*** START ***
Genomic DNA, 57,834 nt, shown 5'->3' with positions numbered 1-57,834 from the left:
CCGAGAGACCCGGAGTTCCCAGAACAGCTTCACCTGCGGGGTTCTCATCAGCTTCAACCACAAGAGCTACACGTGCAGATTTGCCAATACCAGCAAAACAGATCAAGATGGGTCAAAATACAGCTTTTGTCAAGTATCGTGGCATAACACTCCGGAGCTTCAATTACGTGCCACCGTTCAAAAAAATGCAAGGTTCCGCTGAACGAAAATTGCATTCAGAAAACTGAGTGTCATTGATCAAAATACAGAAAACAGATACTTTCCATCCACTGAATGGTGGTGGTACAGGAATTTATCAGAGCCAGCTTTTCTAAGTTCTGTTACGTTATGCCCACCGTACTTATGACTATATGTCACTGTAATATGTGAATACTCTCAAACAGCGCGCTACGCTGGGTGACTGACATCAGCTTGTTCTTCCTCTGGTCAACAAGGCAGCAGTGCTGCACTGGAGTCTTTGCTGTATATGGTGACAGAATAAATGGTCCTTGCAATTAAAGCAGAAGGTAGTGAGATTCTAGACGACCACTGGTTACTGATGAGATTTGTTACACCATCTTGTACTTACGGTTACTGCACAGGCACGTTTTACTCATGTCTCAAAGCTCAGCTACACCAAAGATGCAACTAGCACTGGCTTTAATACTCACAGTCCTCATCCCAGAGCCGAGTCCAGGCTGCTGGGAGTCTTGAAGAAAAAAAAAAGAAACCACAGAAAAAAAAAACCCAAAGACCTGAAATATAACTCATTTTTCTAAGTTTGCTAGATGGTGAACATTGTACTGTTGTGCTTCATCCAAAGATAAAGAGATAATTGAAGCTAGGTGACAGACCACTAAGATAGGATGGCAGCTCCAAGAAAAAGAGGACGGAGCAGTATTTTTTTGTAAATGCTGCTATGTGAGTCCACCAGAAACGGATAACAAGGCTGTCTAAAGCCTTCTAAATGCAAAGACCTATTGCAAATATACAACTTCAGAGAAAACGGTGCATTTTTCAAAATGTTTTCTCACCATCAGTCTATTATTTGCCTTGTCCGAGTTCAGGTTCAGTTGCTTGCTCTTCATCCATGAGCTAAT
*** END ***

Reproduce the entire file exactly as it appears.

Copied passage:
Genomic DNA, 57,834 nt, shown 5'->3' with positions numbered 1-57,834 from the left:
CCGAGAGACCCGGAGTTCCCAGAACAGCTTCACCTGCGGGGTTCTCATCAGCTTCAACCACAAGAGCTACACGTGCAGATTTGCCAATACCAGCAAAACAGATCAAGATGGGTCAAAATACAGCTTTTGTCAAGTATCGTGGCATAACACTCCGGAGCTTCAATTACGTGCCACCGTTCAAAAAAATGCAAGGTTCCGCTGAACGAAAATTGCATTCAGAAAACTGAGTGTCATTGATCAAAATACAGAAAACAGATACTTTCCATCCACTGAATGGTGGTGGTACAGGAATTTATCAGAGCCAGCTTTTCTAAGTTCTGTTACGTTATGCCCACCGTACTTATGACTATATGTCACTGTAATATGTGAATACTCTCAAACAGCGCGCTACGCTGGGTGACTGACATCAGCTTGTTCTTCCTCTGGTCAACAAGGCAGCAGTGCTGCACTGGAGTCTTTGCTGTATATGGTGACAGAATAAATGGTCCTTGCAATTAAAGCAGAAGGTAGTGAGATTCTAGACGACCACTGGTTACTGATGAGATTTGTTACACCATCTTGTACTTACGGTTACTGCACAGGCACGTTTTACTCATGTCTCAAAGCTCAGCTACACCAAAGATGCAACTAGCACTGGCTTTAATACTCACAGTCCTCATCCCAGAGCCGAGTCCAGGCTGCTGGGAGTCTTGAAGAAAAAAAAAAGAAACCACAGAAAAAAAAAACCCAAAGACCTGAAATATAACTCATTTTTCTAAGTTTGCTAGATGGTGAACATTGTACTGTTGTGCTTCATCCAAAGATAAAGAGATAATTGAAGCTAGGTGACAGACCACTAAGATAGGATGGCAGCTCCAAGAAAAAGAGGACGGAGCAGTATTTTTTTGTAAATGCTGCTATGTGAGTCCACCAGAAACGGATAACAAGGCTGTCTAAAGCCTTCTAAATGCAAAGACCTATTGCAAATATACAACTTCAGAGAAAACGGTGCATTTTTCAAAATGTTTTCTCACCATCAGTCTATTATTTGCCTTGTCCGAGTTCAGGTTCAGTTGCTTGCTCTTCATCCATGAGCTAAT